It’s almost like the days that everyone was just focused on how many megapixels a camera had. If your new camera announcement didn’t have the highest megapixels, no one cared or listened to what other merits your new camera had. It’s not the consumer’s fault of course. We (as I too am a consumer!) tend to focus on the facts that are constantly thrown at our face.

    We often don’t know what we’ve been missing until we see/touch/taste it ourselves. When people experience radioSTROBE, the benefits of the interface, the big “aha” moment, is never missed. It’s not because it’s colorful and fancy, but because it’s simple, natural, and intuitive. Instead of intimidating, it’s familiar.

    The magic happens after you’ve been shooting with it a while and suddenly realize, you’ve completely forgotten about it. Just like a turn signal in your car, you use it all the time but don’t actually remember using it.

    radioSTROBE changes (improves) your photography experience. You stay focused and immersed in your photography. It makes you better at what you do. No other system achieves this like radioSTROBE.

    Clearly I can ramble on, but if I haven’t been effective thus far I likely never will be. Perhaps you could spend a few minutes and re-watch the video and see if you notice this point more so this time. Or perhaps someday, a flash manufacturer will make a similar interface and you’ll get to experience it first hand. I hope so, as that is all I’ve ever been after.

    Yes, there are other benefits (many) to radioSTROBE. But in comparison to the main benefit, they don’t matter.

    I’m not going to leave your concerns un-addressed, so let’s get to them! Everything you asked is possible, but perhaps not exactly the way you picture them. Allow me to explain.

    Assuming we have created the space for a big capacitor and a big flash bulb, the 2 most limiting factors to performance are 1. Heat dissipation and 2. Power Supply (battery power).

    Let’s take a flash like a 600EX as an example:
    a-If we were to fit 2x the capacitor in it (assuming the flash bulb could handle it), it would create 2x the heat. So it would therefore overheat twice as fast.
    b-If we were to recycle it (back to the regular sized capacitor) twice as fast and therefore be able to fire it twice as fast, again we would overheat it twice as fast.
    c-If we were able to do both “a” and “b”, so 2x the capacitor and recycle 2x as fast, now we’re pushing 4x the energy through the flash bulb, and we would overheat 4x as fast. (Again, assuming the flash bulb doesn’t blow up!)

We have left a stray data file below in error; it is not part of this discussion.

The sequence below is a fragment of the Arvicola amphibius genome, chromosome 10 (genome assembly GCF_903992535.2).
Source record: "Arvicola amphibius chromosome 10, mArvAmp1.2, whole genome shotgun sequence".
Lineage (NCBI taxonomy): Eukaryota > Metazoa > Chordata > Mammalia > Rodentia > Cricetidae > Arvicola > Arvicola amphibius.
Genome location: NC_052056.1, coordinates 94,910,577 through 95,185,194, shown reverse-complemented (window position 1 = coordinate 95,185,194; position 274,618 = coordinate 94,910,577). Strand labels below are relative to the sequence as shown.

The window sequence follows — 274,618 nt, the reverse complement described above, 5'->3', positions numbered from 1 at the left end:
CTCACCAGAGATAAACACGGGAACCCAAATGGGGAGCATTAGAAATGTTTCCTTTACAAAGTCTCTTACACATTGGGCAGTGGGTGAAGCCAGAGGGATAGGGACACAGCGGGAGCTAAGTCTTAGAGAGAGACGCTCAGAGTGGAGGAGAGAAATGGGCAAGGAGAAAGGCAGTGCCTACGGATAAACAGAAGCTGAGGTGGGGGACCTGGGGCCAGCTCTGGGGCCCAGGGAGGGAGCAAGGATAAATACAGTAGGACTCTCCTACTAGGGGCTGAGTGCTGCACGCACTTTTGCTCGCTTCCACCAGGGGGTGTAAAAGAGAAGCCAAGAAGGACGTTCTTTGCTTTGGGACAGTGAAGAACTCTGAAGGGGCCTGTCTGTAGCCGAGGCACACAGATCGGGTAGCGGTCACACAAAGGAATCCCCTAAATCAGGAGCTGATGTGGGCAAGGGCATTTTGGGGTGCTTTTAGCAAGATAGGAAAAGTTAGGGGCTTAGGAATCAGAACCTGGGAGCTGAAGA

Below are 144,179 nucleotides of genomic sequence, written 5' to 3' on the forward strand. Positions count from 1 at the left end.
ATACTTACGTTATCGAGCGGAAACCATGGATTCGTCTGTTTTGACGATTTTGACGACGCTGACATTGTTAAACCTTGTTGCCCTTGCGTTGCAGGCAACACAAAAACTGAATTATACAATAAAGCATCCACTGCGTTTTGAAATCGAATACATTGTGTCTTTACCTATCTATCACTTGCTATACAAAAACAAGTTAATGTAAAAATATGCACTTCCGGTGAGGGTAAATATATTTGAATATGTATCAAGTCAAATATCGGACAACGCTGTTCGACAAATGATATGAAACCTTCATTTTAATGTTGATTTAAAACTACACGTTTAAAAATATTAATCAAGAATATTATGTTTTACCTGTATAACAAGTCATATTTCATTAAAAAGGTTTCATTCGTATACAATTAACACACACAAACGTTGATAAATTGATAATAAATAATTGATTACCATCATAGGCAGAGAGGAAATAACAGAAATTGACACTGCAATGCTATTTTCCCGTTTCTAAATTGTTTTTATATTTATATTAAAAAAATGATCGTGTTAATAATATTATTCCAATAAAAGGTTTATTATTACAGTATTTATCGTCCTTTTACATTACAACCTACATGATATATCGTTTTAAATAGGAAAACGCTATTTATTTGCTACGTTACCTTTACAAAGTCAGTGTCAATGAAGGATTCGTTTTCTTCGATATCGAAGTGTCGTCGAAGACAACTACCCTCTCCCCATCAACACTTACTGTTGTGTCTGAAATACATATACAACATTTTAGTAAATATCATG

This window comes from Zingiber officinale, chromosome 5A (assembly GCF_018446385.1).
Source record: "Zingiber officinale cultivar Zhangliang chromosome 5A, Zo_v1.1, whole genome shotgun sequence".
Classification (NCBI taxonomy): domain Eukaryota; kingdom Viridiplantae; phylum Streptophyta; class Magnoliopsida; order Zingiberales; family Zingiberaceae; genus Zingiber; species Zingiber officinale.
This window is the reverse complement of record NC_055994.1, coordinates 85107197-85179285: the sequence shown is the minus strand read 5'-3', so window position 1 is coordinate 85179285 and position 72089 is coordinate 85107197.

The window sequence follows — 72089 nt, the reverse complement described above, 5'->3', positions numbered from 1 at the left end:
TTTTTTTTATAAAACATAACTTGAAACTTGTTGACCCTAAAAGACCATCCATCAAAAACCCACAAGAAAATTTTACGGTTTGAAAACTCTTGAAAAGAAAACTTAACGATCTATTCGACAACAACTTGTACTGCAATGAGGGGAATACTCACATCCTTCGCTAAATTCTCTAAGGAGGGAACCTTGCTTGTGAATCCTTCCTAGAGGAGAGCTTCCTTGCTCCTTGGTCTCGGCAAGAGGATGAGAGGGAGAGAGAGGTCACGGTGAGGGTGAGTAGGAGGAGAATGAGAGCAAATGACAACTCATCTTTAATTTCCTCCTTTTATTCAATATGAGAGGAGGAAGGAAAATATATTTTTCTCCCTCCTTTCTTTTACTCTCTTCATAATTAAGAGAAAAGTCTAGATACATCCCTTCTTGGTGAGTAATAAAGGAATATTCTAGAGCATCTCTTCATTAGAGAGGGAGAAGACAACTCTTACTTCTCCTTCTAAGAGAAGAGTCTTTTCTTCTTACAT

Speedlights tend to have a sealed body as you know, and many of them like the 600EX are even weatherproofed. There is no ventilation. The only way for the heat to escape is for the plastic enclosure to heat up (then cool down over time). Maybe we can put a cooling fan (as many studio lights do), aluminum heat sinks, etc.. Surely, there are things we can try, but each will have it’s drawback too. This heat is what is limiting how much power we can push through in a “speedlight” sized unit.

    If you want a or b, then the flash will likely be about twice as big. If you want c, then about 4x as big. This is why the next level up are the bare bulb units. Since the bulb isn’t boxed up in an enclosure, it is wonderfully ventilated! So we can push more energy through it -> so we use bigger capacitors. We’re all happy now, right?

    Well, you still need to recycle those big capacitors!

    Good quality AA’s (like the eneloops) can continuously push about 4 Amps. Mind you, if you push them hard without a break they will get too hot and you’ll have to shut down and allow them cool. (Yes, real flash manufacturers including radioSTROBE monitor battery temp too).

    So once you get past a speedlight sized capacitor, say 50-80 Ws, you’ll want to look for a more powerful battery source. Quickly you find yourself with rather large batteries which are not practice for placing “inside” the unit, so you make an external battery pack with a cable that attaches to the flash unit. With just the 4 AA’s on board (or 8 in the case of a lyteR-1) we have reached the limit to how hard we can drive the batteries without damage. Speedlights have the capability to draw more than 4 AA’s can provide. This is why attaching external packs to hot-shoe flashes allows them to recycle faster.

    This all sounds too familiar I’m sure… like I’m describing a bare bulb flash. And I am! That is why they are the way they are.

    The thing is, Canon, Nikon, and other flash manufacturers are very skilled at what they do. If there was a way to give you 2x the power, in the same compact size, using only 4 AA’s and not overheat too quickly, they would’ve made it. And if they happen to find a way, they will make it.

    Until then, if you want 2x, 4x, etc. the output of a speedlight, then get a bare bulb flash. That’s exactly what they are for.

    If you want even more power then get a studio flash.

    If you want to know what off-camera flash should feel like, get a radioSTROBE 🙂 Then help me beat the other manufacturers over the head to fix their interface !

    Regarding your point on compatibility with Canon…

    I got quite excited when I heard about the Canon RF coming out. Then, when I saw this video I immediately realized that the interface was (in my opinion) unacceptable, because it had the same old problem. Fast forward to what he says at 5:25 and at 6:15 in this video to see what I mean.

    Personally, I’ve been very happy with the power of speedlights. In fact I just-about-never need to shoot them at full power. This is why the lyteR-1 is a speedlight sized unit. I’m not suggesting no one should need more power of course. I’m not going to tell another photographer how to perform their craft!